• The Flooding of Ba Don, 2003.

    The Flooding of Ba Don, 2003.

    Yun-Fei Ji

    175 North 9th St.
    April 1–April 30, 2004

    Contemporary Art Museum St. Louis
    3750 Washington Blvd.
    January 23–March 27, 2004

    Rose Art Museum
    415 South Street Brandeis University
    September 1–November 30, 2004

    Curated by Shannon Fitzgerald and Paul Ha

    Fame has come upon Yun-Fei Ji with the subtly breakneck speed of a thunderstorm: A solo show at Brooklyn’s Pierogi gallery in 2001 led to inclusion in the 2002 Whitney Biennial, and now the Contemporary presents six large-scale paintings in his first one-man museum exhibition. Amid misty crags appropriated from classical Chinese landscape, “The Empty City” unfolds a dystopic visual ballad of a community abandoned; only scavengers are left among the ghosts of local dead and vanished refugees. Catalogue contributions include essays by critics Gregory Volk and Tan Lin, as well as an interview with the artist by Asia Society curator Melissa Chiu.

  • Philip-Lorca diCorcia,
Untitled, 2000.

    Philip-Lorca diCorcia,
    Untitled, 2000.

    Fashioning Fiction in Photography Since 1990

    MoMA QNS - Museum of Modern Art
    4520 33rd Street
    April 16–June 28, 2004

    Curated by Susan Kismaric and Eva Respini

    Although MoMA has included its collection of fashion work by Steichen, Beaton, Penn, and Avedon in various themed shows, “Fashioning Fiction” is its first exhibition devoted to fashion photography. As such, it makes no attempt to recapitulate the genre’s history, focusing instead on recent, often self-consciously cinematic developments. MoMA’s curators have selected nearly one hundred photographs by a dozen “crossover” artists like Philip-Lorca diCorcia, Tina Barney, Steven Meisel, Nan Goldin, Cindy Sherman, and Larry Sultan to examine the disintegrating line between art and commerce over the past decade. Even if this lineup just scratches the surface, MoMA recognizes that the fashion avant-garde has been crucial to the advancement of staged narrative photography.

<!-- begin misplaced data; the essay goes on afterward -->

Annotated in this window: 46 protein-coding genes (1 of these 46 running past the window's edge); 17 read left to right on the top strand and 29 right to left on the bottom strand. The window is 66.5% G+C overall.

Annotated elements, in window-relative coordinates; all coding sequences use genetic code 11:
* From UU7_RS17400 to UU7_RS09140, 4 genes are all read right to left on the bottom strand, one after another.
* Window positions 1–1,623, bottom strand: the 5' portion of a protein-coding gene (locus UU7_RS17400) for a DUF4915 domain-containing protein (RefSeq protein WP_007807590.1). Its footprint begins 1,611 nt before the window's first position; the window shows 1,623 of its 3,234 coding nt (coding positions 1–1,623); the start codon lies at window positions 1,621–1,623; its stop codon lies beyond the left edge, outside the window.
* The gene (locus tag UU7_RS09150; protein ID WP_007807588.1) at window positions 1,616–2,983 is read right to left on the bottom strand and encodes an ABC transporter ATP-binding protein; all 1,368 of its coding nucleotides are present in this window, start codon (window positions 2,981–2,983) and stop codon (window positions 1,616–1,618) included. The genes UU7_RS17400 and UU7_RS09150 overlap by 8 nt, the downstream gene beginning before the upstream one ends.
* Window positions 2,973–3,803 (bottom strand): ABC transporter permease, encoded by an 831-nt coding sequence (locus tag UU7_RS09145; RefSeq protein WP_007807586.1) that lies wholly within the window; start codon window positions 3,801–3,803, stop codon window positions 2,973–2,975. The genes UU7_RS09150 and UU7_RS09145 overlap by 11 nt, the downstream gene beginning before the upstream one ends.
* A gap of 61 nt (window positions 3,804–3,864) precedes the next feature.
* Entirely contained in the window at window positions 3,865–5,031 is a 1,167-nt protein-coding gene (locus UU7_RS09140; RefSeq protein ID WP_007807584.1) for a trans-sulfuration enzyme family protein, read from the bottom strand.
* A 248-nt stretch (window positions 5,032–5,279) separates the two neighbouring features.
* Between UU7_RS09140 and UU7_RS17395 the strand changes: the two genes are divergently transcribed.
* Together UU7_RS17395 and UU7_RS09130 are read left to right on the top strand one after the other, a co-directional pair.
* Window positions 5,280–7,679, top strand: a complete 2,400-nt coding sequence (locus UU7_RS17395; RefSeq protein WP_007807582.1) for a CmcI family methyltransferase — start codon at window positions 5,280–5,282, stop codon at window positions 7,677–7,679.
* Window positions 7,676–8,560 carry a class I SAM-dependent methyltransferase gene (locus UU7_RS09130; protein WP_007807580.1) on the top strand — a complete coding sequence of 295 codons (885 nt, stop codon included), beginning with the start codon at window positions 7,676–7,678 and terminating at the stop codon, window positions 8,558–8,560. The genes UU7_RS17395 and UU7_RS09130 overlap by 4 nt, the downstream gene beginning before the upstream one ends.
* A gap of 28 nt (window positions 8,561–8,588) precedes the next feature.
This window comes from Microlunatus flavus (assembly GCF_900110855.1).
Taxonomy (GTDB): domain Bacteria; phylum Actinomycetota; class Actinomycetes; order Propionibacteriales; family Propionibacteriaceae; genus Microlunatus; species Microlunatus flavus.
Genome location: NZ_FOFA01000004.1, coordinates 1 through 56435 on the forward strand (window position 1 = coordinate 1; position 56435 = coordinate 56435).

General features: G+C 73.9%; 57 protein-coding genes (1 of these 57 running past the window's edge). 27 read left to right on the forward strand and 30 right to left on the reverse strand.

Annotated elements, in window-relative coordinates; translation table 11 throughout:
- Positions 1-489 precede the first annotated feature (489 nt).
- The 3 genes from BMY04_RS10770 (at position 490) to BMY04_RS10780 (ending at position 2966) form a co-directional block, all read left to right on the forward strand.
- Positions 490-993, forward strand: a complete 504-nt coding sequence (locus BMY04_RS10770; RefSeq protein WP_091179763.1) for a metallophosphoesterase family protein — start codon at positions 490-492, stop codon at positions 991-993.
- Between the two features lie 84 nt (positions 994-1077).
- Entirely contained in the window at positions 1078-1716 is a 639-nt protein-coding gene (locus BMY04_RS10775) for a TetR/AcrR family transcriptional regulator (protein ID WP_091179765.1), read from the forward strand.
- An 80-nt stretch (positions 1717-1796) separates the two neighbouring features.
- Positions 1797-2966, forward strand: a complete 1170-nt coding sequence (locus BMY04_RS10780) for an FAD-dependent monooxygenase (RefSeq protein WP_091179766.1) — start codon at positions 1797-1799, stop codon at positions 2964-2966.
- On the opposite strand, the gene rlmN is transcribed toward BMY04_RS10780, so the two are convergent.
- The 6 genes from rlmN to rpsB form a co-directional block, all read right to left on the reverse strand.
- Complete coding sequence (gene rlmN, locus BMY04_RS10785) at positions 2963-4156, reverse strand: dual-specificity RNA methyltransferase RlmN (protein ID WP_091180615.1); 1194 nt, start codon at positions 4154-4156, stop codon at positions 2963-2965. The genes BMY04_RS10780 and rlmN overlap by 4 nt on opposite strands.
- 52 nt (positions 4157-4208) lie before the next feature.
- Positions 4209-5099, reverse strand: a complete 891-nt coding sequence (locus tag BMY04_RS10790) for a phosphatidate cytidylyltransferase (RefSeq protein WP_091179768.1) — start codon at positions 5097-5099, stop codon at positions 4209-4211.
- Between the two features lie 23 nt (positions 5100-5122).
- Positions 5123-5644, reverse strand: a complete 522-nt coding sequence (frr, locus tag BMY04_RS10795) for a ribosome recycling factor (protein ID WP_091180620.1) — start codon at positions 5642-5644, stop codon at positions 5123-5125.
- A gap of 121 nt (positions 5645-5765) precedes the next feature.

• Nadine Robinson
Big Baby Blue, 2002.

    Nadine Robinson
    Big Baby Blue, 2002.

    Open House: Working in Brooklyn

    Brooklyn Museum
    200 Eastern Parkway
    April 16–August 15, 2004

    Curated by Charlotta Kotik and Tumelo Mosaka

    Pop-cultural tastemakers may pride Williamsburg as contemporary Brooklyn’s heart and soul, but there’s more to New York’s most populous borough than trucker hats and electroclash. From Greenpoint to Red Hook, Fort Greene to DUMBO, there’s a lot going on. Touted as the first substantial overview of Brooklyn’s sprawling art scene, “Open House” details both its historical significance and current vitality. This show comprises more than 250 pieces by over 180 artists and positions work by longtime residents such as Vito Acconci and Martha Rosler alongside that of an emergent generation including Yun-Fei Ji, Nina Katchadourian, and Emily Jacir. The BMA curators’ vision is an expansive one, and this is a useful and timely guide.

  • Belcher Slaughter, Penthouse, 2003.

    Belcher Slaughter, Penthouse, 2003.

    HarlemWorld: Metropolis as Metaphor

    The Studio Museum in Harlem
    West 125th Street
    January 28–April 4, 2004

    Curated by Thelma Golden